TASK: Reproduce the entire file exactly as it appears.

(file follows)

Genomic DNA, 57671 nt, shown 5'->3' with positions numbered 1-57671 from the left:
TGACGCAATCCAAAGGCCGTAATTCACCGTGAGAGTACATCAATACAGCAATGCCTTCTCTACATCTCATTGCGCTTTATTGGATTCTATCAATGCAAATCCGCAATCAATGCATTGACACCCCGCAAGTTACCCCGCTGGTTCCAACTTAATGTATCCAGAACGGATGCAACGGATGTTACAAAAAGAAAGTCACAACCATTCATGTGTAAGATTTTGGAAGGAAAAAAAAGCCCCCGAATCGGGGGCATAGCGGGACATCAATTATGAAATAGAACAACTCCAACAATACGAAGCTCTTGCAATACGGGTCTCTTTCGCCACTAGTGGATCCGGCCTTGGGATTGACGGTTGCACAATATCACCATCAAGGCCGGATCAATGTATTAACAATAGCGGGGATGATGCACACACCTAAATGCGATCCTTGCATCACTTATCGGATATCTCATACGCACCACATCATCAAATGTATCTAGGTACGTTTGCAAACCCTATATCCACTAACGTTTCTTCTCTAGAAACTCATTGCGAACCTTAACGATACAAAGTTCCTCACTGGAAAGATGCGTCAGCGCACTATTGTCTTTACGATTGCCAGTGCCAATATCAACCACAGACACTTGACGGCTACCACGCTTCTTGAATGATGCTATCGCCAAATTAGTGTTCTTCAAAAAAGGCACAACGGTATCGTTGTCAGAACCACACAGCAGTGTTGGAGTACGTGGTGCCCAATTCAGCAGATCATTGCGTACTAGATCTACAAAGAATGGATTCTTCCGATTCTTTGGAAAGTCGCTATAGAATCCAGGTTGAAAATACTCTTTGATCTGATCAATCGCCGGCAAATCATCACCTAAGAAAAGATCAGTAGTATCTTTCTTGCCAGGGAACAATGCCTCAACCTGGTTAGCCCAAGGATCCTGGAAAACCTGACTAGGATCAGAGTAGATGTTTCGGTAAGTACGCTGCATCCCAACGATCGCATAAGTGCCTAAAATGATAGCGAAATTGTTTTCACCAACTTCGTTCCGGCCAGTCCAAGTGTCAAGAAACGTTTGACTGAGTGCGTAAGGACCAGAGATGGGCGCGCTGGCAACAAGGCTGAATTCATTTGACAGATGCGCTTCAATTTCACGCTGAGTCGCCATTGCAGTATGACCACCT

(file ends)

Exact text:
Genomic DNA, 57671 nt, shown 5'->3' with positions numbered 1-57671 from the left:
TGACGCAATCCAAAGGCCGTAATTCACCGTGAGAGTACATCAATACAGCAATGCCTTCTCTACATCTCATTGCGCTTTATTGGATTCTATCAATGCAAATCCGCAATCAATGCATTGACACCCCGCAAGTTACCCCGCTGGTTCCAACTTAATGTATCCAGAACGGATGCAACGGATGTTACAAAAAGAAAGTCACAACCATTCATGTGTAAGATTTTGGAAGGAAAAAAAAGCCCCCGAATCGGGGGCATAGCGGGACATCAATTATGAAATAGAACAACTCCAACAATACGAAGCTCTTGCAATACGGGTCTCTTTCGCCACTAGTGGATCCGGCCTTGGGATTGACGGTTGCACAATATCACCATCAAGGCCGGATCAATGTATTAACAATAGCGGGGATGATGCACACACCTAAATGCGATCCTTGCATCACTTATCGGATATCTCATACGCACCACATCATCAAATGTATCTAGGTACGTTTGCAAACCCTATATCCACTAACGTTTCTTCTCTAGAAACTCATTGCGAACCTTAACGATACAAAGTTCCTCACTGGAAAGATGCGTCAGCGCACTATTGTCTTTACGATTGCCAGTGCCAATATCAACCACAGACACTTGACGGCTACCACGCTTCTTGAATGATGCTATCGCCAAATTAGTGTTCTTCAAAAAAGGCACAACGGTATCGTTGTCAGAACCACACAGCAGTGTTGGAGTACGTGGTGCCCAATTCAGCAGATCATTGCGTACTAGATCTACAAAGAATGGATTCTTCCGATTCTTTGGAAAGTCGCTATAGAATCCAGGTTGAAAATACTCTTTGATCTGATCAATCGCCGGCAAATCATCACCTAAGAAAAGATCAGTAGTATCTTTCTTGCCAGGGAACAATGCCTCAACCTGGTTAGCCCAAGGATCCTGGAAAACCTGACTAGGATCAGAGTAGATGTTTCGGTAAGTACGCTGCATCCCAACGATCGCATAAGTGCCTAAAATGATAGCGAAATTGTTTTCACCAACTTCGTTCCGGCCAGTCCAAGTGTCAAGAAACGTTTGACTGAGTGCGTAAGGACCAGAGATGGGCGCGCTGGCAACAAGGCTGAATTCATTTGACAGATGCGCTTCAATTTCACGCTGAGTCGCCATTGCAGTATGACCACCT